- Mohsen, V., Derek. R.S and Ping-Chi, H (2010) How does lead induse male infertility? Iran Journal of Reproductive Medicine 9(1) : 1-8
- Hsu, P.C., Hsu, C.C., Liu, M.Y., Chen, L.Y and Guo, Y.L. (1998). Lead-induced change in spermatozoa function and metabolism. Journal of Toxicology and Environmental Health, 55, 45-64
- Imran, A., Muhammad, S and Kahlid F. Y.(2003) Study of the effect of lead Poisoning on the testes in albino rats. Pakistan Journal of Med Res, 42(3); 44-52
- Wadi, S.A and Ahmad, G. (1999). Effects of lead on the male reproduction system in mice. Journal of Toxicology and Environmental Health, 55,513 – 521.
- Batra, N., Nehru, B and Bansal, M.P. (2001). Influence of lead and zinc on rat male reproduction at biochemical and histopathological levels. Journal of Applied Toxicology, 21, 507-512.
- Lacranjan, I., Popescu, H.I., Klepsch, I and Serbanesus, M. (1975). Reproductive ability of workmen occupationally, exposed to lead. Archives of Environmental Health, 30, 396-401.
- Bonde, J.P., Joffe.M., Apostoli, P., Dale. A., Kiss, P and Spano, M. (2002).Sperm count and chromatin structure in man exposed to inorganic lead: lowest adverse effect levels. Occupational and Environmental Medicine, 59, 234-242.
- Ronis, M.J., Badger, T.M., Shema, S.J., Roberson, P.K and Shaikh, F. (1996). Reproductive toxicity and growth effects in rats exposed to lead at different periods during development. Toxicology and Applied Pharmacology, 136, 361-371
- Ait-Hamadouche, N., Nesrine, S and Abdelkeder, A.(2013) Lead toxicity and hypothalamic-pituitary-testicular axis. Notulae Scienta Biologicae, 5(1), 1-6
- Sokol, R.Z., Wang, S., Wan, Y.J., Stanczyk, F.Z., Gentzschein, E and Chapin, R.E. (2002). Long-term, low-dose lead exposure alters the gonadotropin-realeasing hormone system in the male rat. Environmental Health Perspective, 110,971-874.15
- McGregor, A.J and Mason, H.J. (1990).Chronic occupational lead exposure and testicular endocrine function. Human and ExperimentalToxicology,9: 371-376.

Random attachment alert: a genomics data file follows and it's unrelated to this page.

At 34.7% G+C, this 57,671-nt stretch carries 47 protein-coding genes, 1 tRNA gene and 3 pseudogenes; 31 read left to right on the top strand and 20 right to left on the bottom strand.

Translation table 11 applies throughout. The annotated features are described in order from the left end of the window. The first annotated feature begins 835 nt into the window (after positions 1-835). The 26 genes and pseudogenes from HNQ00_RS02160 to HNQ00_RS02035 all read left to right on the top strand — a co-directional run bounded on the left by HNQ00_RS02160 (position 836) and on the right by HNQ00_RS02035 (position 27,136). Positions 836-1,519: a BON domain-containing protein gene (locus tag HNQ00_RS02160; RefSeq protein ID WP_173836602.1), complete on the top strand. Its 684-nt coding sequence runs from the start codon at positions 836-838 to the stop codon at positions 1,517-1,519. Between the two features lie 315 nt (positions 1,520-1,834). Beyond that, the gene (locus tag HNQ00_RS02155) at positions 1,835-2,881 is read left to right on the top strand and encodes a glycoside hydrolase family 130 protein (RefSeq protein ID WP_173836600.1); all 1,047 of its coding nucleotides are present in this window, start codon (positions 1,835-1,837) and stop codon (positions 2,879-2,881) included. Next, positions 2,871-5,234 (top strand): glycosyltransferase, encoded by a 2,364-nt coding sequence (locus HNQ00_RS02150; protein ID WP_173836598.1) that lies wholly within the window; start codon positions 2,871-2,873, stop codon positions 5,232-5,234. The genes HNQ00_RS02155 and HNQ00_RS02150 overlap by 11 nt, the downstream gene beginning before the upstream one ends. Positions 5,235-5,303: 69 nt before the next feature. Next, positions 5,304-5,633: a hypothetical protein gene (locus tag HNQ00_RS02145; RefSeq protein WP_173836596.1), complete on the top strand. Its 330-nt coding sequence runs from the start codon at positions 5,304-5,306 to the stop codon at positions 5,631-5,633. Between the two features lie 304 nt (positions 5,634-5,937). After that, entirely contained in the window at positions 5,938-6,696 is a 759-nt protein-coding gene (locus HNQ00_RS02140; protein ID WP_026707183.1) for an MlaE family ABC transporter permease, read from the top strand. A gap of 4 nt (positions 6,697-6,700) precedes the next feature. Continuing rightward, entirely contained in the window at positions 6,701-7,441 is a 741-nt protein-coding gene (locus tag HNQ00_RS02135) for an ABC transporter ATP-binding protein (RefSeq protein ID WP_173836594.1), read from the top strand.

- WHO (1999) Laboratory manual for the examination of human semen and sperm-cervical mucus interactions. 4th Edition
- Govoni S, Battaini F, Fernicola C, Castelletti L, Trabucchi M. (1987) Plasma prolactin concentrations in lead exposed workers. Journal of Environ Pathology, Toxicology and Oncology ;7:13–15.
- Lucchini R, Albini E, Cortesi I, Placidi D, Bergamaschi E, Traversa F, (2000). Assessment of neurobehavioral performance as a function of current and cumulative occupational lead exposure. Neurotoxicology ;21:805–811.
- Scott I and Jacob R (2000) Hyperprolactinaemia and erectly disfunction. Review in Urology, 2(1) ; 39-42
- Weber, R. F.A. (1983).Hyperprolactinaemia and male reproductive functions. A Ph.D Thesis, Erasmus University Rotterdam
- Huang, W.J., Yey, J.Y., Kan, S.F., Chang, L.S and Wang and P.S. (2001). Effect of hyperprolactinaemia on the testosterone production of rat leydig cells.Journal of CellularBiology, 80(3): 313-320
- Timbrell, J.A and Waterfield, C.J. (1994).Biomarker in toxicology, New uses for some old molecules. T.E.N.1: 10-14
- Monsees,T.K., Franz, M., Gedhardt, S., Winterstein, U., Schill, W.B and Hyatpour,.J.(2000). Sertoli cell as a target for reproductive hazards.Andrologia,32, 239-246
- Sallmen, M. (2001).Exposure to lead and male fertility. International Journal of occupational medicine and Environmental Health, 14, 219-222.
- Andolz P, Bielsa A and Vila J (1999). Evolution of semen quality in North-eastern Spain: a study in 22 759 infertile men over a 36 year period. Human Reproduction, Volume 14, Issue 3, March 731–735,16